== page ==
Cleveland Saves is being managed by the Cleveland non-profit group Working for Empowerment through Community Organizing and by Consumer Credit Counseling of Northeast Ohio.
A key to the program: Learning the discipline of saving. "Even if it's just $5 a week, if you save something, you're going to create a new pattern of behavior," said George Barany, executive director of WECO.
Maybe it's skipping one fast-food meal a week. Maybe it's resisting paying full price for a movie. "It's almost like working out," Barany said. "You think, 'I can't do 50 sit-ups a day.' But you start slow and build up. With money, everybody knows they should be saving. It's a matter of convincing people that they can. They just have to start somewhere."
Jennifer Downey, president of the chain of Ambience retail stores of Middleburg Heights, said she knows that some of her workers are happier and more productive now that they're managing their money a smidgen better than yesterday.
"I've seen too many of my employees have garnishments or have trouble paying bills," said Downey, whose employees typically make $6.50 to $10 an hour. "Or I hear how they can't go to the doctor . . . because they can't afford the co-pay. Then they don't show up to work because they're sick.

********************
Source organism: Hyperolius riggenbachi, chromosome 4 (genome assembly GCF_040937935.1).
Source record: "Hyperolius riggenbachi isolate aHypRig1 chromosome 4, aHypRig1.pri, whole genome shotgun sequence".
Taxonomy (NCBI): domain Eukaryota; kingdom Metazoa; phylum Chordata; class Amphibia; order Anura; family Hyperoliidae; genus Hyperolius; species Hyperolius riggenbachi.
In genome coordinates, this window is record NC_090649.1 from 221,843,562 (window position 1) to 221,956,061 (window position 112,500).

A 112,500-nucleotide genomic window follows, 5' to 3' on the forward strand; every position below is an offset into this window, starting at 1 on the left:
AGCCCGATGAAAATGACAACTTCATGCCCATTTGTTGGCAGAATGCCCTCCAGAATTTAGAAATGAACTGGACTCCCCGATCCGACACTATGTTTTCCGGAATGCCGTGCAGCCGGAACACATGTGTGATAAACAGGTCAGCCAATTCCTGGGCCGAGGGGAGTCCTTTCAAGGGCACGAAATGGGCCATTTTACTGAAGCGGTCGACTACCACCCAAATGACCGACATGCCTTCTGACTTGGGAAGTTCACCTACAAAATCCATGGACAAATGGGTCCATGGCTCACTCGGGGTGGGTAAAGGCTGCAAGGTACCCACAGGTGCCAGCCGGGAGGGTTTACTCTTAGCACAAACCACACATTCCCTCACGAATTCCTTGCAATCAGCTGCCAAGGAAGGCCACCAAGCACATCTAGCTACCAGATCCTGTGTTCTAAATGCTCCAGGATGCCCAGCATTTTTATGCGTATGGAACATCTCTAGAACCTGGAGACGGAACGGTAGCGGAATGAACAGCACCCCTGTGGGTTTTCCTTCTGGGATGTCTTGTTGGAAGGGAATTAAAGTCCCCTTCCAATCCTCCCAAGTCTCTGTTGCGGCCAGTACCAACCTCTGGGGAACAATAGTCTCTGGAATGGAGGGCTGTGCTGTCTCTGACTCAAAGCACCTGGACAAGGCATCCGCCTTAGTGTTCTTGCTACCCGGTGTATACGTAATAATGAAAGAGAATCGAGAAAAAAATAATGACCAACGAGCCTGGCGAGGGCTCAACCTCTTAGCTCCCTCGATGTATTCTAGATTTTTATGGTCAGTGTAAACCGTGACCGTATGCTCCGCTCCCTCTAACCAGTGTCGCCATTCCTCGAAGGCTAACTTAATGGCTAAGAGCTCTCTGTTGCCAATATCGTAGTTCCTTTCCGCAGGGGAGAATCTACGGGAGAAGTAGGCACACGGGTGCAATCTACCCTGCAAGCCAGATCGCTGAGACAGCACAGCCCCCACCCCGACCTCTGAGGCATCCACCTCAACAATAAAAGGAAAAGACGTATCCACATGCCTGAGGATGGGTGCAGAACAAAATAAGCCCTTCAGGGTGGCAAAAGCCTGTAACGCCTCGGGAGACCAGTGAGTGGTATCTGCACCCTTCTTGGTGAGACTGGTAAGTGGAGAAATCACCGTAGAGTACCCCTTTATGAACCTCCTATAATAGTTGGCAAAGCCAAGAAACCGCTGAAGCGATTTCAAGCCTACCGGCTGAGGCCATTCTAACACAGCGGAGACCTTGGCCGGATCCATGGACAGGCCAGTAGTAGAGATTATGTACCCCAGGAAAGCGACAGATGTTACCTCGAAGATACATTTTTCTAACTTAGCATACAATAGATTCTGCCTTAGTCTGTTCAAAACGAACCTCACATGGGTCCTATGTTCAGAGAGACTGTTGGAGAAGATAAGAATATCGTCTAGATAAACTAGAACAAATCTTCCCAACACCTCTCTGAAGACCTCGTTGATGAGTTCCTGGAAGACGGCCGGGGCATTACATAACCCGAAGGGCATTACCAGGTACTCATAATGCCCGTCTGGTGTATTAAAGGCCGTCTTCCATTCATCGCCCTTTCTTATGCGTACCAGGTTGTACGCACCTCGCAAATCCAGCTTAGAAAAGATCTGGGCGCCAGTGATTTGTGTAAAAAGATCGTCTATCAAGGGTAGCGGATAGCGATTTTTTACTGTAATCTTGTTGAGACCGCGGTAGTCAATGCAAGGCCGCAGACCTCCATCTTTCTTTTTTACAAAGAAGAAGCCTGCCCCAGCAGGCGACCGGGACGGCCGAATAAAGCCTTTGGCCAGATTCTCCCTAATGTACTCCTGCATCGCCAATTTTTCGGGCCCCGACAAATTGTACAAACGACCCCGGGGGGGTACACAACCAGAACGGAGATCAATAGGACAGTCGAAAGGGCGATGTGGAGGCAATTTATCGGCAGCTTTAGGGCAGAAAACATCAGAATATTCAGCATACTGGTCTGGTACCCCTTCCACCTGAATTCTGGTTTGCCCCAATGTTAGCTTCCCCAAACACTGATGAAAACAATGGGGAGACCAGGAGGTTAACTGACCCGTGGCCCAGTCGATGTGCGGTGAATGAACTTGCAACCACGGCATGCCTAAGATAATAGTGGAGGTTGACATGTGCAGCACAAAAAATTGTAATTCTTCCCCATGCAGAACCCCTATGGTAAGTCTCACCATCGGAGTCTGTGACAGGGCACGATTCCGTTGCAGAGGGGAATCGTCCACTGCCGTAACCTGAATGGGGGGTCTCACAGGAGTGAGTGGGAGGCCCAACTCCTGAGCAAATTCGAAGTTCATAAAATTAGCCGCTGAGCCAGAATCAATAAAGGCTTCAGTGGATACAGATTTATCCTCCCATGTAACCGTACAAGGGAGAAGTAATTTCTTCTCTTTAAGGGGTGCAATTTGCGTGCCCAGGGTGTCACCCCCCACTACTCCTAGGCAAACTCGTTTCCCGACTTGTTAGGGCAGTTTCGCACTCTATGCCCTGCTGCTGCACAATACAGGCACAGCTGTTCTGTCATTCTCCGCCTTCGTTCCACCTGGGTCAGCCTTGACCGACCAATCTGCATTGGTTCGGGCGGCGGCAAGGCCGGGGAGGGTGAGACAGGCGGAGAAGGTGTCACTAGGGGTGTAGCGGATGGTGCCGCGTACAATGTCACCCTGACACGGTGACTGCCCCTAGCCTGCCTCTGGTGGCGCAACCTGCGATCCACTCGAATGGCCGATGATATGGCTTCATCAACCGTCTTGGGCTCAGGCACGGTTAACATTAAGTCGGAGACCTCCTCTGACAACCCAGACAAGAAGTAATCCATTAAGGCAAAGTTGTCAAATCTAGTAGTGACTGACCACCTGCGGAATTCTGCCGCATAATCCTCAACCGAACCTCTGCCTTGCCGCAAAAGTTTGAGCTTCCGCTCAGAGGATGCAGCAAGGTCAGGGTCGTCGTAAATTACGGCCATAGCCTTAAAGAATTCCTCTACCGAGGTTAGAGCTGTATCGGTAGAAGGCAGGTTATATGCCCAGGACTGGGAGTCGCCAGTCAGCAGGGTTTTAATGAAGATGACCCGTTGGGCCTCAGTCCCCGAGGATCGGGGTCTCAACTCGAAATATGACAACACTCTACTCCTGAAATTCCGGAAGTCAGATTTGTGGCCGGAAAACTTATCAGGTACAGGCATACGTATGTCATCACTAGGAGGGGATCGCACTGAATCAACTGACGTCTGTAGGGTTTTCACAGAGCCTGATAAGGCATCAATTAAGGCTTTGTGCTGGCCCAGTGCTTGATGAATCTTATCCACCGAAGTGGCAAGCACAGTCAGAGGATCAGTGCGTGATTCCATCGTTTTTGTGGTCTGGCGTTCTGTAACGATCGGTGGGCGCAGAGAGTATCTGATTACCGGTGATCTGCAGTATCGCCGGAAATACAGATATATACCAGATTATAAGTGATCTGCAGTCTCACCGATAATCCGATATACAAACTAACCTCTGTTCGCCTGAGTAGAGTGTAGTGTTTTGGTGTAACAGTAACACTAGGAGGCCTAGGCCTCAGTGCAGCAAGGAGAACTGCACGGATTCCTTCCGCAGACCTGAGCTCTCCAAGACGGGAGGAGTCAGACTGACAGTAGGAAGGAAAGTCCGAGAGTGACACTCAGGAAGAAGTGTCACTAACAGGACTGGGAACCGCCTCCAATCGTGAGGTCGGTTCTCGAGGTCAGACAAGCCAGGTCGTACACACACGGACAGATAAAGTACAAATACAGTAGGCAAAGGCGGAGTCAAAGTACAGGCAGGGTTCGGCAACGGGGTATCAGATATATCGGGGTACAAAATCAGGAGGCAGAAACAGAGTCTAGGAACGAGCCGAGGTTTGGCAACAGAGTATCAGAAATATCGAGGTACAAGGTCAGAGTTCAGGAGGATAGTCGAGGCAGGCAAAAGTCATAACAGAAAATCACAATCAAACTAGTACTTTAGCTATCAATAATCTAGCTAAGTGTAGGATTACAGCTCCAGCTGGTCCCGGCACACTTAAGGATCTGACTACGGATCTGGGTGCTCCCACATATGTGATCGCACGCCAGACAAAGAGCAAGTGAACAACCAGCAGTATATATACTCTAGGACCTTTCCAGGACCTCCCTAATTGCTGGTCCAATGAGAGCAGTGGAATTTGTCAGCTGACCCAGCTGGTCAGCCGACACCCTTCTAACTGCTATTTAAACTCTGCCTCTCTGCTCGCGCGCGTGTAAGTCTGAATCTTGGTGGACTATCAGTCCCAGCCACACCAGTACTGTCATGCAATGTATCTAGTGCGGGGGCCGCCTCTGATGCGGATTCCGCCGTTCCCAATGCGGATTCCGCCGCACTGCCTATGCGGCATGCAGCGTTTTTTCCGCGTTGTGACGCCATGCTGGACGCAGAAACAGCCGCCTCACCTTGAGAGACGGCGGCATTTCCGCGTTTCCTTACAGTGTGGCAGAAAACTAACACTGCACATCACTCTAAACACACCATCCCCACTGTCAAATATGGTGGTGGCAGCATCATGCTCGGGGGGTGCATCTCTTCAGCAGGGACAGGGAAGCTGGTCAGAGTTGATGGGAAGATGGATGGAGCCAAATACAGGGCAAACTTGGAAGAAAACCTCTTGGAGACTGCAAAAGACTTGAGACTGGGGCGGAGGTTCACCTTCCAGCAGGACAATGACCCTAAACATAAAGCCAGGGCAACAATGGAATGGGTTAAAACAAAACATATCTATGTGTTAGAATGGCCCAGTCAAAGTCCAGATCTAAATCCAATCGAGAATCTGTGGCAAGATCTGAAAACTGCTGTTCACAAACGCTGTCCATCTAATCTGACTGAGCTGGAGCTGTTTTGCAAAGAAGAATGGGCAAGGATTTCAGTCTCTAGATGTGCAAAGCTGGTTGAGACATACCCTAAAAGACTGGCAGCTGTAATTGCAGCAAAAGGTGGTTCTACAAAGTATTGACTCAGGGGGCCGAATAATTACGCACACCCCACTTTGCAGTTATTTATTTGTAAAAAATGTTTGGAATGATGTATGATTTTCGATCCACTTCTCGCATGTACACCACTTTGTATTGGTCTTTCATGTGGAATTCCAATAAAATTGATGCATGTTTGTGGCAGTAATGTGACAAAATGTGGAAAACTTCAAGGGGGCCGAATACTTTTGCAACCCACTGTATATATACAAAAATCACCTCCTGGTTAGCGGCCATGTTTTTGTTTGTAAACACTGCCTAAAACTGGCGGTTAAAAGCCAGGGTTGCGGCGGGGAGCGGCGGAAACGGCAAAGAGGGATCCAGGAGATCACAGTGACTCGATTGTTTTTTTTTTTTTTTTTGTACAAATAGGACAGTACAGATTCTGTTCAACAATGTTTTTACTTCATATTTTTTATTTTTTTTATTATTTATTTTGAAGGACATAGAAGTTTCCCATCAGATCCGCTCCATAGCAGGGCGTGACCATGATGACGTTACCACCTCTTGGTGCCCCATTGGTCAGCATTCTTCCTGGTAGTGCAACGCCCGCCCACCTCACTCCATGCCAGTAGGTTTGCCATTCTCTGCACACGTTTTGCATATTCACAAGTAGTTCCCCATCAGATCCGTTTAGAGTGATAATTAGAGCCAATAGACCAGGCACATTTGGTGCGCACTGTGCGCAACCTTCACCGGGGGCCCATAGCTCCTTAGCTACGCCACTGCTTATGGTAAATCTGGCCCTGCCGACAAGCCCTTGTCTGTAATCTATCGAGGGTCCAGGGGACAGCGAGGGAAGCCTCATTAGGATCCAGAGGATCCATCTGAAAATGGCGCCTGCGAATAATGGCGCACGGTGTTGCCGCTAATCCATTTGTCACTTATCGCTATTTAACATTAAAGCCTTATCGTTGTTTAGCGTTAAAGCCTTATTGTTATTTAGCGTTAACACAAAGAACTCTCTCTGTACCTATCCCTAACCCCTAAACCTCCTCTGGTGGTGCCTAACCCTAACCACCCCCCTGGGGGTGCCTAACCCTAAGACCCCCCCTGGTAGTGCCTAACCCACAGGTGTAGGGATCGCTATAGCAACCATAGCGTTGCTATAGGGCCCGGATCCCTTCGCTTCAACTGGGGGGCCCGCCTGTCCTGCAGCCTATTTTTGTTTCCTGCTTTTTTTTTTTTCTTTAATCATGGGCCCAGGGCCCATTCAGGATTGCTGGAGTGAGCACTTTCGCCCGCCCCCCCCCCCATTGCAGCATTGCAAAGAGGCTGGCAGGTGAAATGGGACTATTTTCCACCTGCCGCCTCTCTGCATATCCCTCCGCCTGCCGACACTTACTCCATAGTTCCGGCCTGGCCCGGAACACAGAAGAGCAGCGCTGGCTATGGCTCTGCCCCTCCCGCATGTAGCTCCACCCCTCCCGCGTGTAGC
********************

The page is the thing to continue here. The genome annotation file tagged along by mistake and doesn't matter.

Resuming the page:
Now they understand the high costs of credit card finance charges and the importance of an emergency fund, and some have a savings account for the first time, Downey said.
In Cleveland Saves, about 70 percent of the 1,550 participants are women. Half are black, and most have incomes of less than $50,000. They're saving an average of $60 more a month, Adams said. Many are joining their company 401(k)s for the first time, which is particularly welcomed by employers trying to boost participation by non-management employees, Adams said.
Organizers hope to have 10,000 people enrolled in Cleveland Saves within three to five years.
Cleveland-area employees can expect a big push starting this summer. Executives such as Gillespie this summer will start lobbying the region's 40 to 50 more prominent companies to integrate savings programs into their workplaces, too.
"These are benefits that a company can initiate that cost almost nothing," Gillespie said. "It's still early, and it'll take a while to measure the long-term impact, but we think it'll help people."
And the idea is catching on. Some 15 cities from Charlotte, N.C., to Seattle have set up their own "saves" programs. Cleveland's organizers frequently travel to other cities to help get the efforts started.
The message - that saving is good - is similar to past national campaigns to get people to wear seat belts and curb smoking, said Stephen Brobeck, executive director of the Consumer Federation of America, which is behind the nationwide America Saves program.
"Cleveland has emerged as the national leader by leadership and inspiration," he said. "We're actually changing a culture."
Contact Teresa Murray at:
Primary Press Contact
The Consumer Federation of America
Attn: America Saves Campaign
1620 Eye St NW, Suite 200
Washington, DC 20006